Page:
Hagee was also a speaker at the giant pro-Israel rally held Tuesday (Nov. 14) in Washington where he reaffirmed his commitment to Israel. “There is only one nation whose flag will fly over the ancient walls of the sacred city of Jerusalem. That nation is Israel, now and forever,” he said, greeted by cheers.
Claiming some 10 million members, Hagee’s organization has become powerful politically, according to Daniel Hummel, author of “Covenant Brothers: Evangelicals, Jews and U.S.-Israeli Relations.” “It is quite a large group, but it’s even more significant that they are organized and have demonstrated over the years that they can actually focus their energy on a local level and a national level to advocate their position,” said Hummel.
The group’s gatherings have become an obligatory stop for GOP presidential hopefuls wishing to articulate their support for Israel in front of Christian Zionists. “Most of them don’t get into the prophecy stuff,” said Hummel. “They’ll talk more about the national interests that the U.S. has in supporting Israel and about the cultural values that Israel and the U.S. share.”
But Hagee often speaks about the prophecies that drive his support for Israel. A week after Hamas’ attacks, Hagee’s Sunday sermon detailed the unfolding of the End Times, while a timeline illustrating every step from Jesus’ resurrection to the renovation of Earth by fire was displayed in the background.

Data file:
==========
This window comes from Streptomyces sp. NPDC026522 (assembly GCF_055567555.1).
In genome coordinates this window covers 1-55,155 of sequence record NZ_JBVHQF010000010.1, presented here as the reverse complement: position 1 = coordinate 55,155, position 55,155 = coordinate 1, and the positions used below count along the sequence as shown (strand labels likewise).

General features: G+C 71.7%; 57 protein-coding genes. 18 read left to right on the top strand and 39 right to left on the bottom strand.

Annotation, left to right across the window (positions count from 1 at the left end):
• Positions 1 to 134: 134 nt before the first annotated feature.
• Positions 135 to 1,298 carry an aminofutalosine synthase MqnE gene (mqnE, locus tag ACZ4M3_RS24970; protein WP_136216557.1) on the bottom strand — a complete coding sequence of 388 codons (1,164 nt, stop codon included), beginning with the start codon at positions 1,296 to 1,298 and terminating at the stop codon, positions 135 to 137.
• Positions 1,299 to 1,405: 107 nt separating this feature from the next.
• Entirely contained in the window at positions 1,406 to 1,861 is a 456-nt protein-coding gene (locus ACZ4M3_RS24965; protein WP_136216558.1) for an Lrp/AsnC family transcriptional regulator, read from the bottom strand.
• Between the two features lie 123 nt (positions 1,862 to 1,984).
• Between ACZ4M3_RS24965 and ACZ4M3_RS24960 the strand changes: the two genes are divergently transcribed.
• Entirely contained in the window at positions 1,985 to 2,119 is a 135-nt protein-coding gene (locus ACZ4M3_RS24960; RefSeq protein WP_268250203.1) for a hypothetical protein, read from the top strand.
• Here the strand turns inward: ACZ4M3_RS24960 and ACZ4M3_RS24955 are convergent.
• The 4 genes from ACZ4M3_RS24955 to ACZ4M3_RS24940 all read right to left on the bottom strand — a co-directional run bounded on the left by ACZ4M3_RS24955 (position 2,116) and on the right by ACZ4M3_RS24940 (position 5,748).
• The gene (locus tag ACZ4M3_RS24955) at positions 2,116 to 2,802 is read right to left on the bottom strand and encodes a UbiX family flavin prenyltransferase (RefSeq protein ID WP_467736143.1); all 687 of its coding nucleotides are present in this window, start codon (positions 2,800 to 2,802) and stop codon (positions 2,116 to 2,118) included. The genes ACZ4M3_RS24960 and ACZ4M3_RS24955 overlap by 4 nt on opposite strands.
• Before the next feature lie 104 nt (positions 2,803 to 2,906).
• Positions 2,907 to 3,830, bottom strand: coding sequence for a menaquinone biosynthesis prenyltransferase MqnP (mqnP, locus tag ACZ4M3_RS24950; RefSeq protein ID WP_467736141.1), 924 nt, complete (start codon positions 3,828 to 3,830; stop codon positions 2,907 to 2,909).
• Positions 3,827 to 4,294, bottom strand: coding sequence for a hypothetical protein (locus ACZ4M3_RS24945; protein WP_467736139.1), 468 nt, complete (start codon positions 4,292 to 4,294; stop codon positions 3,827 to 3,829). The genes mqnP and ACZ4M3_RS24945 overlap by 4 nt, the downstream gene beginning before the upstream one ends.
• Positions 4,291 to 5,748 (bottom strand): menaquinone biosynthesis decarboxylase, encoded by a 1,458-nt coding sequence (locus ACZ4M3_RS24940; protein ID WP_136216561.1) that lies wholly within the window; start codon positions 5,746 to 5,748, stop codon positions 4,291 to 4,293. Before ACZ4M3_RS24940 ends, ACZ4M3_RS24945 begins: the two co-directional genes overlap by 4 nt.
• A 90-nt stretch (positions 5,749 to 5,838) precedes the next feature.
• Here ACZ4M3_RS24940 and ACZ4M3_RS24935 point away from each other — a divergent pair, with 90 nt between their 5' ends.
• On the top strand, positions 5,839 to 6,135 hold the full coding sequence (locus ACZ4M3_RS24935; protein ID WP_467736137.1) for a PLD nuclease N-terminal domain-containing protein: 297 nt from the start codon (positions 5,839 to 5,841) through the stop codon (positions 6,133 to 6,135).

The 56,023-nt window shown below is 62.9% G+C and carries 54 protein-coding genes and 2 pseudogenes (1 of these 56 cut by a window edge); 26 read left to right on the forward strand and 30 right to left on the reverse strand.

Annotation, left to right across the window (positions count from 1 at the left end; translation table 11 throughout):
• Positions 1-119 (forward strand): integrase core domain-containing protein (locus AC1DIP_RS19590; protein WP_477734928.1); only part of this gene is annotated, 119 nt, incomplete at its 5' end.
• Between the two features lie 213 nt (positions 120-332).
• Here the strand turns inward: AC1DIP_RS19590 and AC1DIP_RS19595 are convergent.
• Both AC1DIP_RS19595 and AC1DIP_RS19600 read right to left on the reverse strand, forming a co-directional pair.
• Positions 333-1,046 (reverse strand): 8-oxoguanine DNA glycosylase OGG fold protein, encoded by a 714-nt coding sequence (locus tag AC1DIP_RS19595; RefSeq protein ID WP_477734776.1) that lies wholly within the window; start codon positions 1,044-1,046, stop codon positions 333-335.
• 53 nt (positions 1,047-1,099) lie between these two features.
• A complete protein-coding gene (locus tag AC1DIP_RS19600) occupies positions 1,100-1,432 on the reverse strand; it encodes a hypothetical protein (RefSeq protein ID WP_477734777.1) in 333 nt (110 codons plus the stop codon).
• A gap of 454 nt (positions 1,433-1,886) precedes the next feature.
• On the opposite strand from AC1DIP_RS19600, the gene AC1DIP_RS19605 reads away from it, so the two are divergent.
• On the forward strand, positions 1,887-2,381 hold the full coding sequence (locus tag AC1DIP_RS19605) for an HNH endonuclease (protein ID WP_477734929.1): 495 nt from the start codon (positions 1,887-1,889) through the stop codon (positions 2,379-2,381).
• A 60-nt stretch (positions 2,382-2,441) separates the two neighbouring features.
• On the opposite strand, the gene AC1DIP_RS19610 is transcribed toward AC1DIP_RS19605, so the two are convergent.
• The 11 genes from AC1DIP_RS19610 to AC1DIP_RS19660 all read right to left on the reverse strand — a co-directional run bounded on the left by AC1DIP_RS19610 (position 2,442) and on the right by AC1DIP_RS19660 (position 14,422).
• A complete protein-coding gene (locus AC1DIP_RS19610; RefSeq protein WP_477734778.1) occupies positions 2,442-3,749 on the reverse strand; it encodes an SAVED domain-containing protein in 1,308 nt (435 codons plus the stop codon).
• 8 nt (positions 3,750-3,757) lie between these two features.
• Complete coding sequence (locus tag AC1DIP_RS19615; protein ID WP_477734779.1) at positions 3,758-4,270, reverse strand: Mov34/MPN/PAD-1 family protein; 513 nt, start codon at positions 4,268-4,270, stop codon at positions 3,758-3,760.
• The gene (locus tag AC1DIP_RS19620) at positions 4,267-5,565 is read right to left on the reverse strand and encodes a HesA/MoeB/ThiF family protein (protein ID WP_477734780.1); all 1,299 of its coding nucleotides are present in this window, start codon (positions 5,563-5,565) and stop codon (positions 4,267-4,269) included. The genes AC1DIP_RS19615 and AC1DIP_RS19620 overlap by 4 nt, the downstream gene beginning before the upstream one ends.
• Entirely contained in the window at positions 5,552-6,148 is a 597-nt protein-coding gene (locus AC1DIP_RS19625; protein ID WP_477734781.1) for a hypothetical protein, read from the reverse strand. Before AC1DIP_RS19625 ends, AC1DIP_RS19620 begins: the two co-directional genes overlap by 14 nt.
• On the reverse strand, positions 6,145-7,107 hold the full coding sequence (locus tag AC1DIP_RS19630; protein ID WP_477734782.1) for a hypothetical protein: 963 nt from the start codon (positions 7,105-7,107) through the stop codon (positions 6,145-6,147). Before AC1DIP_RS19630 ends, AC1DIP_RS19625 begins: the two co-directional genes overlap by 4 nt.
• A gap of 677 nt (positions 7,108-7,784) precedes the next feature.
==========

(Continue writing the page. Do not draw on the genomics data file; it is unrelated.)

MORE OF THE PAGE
The recent Hamas attacks draw us closer to the church’s Rapture, he claimed. “The Bible blessed the Jewish people directly and through the Jewish people blesses us, the gentile people,” he said, before adding, “Israel is God’s prophetic clock; when the Jewish people are in Israel, the clock is running. When the Jewish people are out of Israel, the clock stops,” he said.
This logic scandalizes some scholars as well as Jews, who see evangelical support for Israel as compromised by its cosmic hope for their conversion. “They (Christian Zionists) believe a tiny minority of living Jews will, in the End Times, convert to Christianity, and the rest will be damned to hell for their disbelief,” wrote Steven Gardiner, research director at the Political Research Associates, in a 2020 essay titled, “End Times Antisemitism.”
In a 2005 sermon, Hagee himself claimed God sent Adolf Hitler to perpetrate the Holocaust to push European Jews toward Israel. (He later made clear he didn’t view either Hitler or the Holocaust as positive.)
But End Times theology need not be raw to come across as insensitive to the violence suffered by both sides in the long-running Israeli-Palestinian conflict. On Nov. 12, Jeffress began his sermon by asking the congregation if they knew what could explain the numerous attacks against Israel.
“Spiritual reasons,” he said.
This article originally appeared here.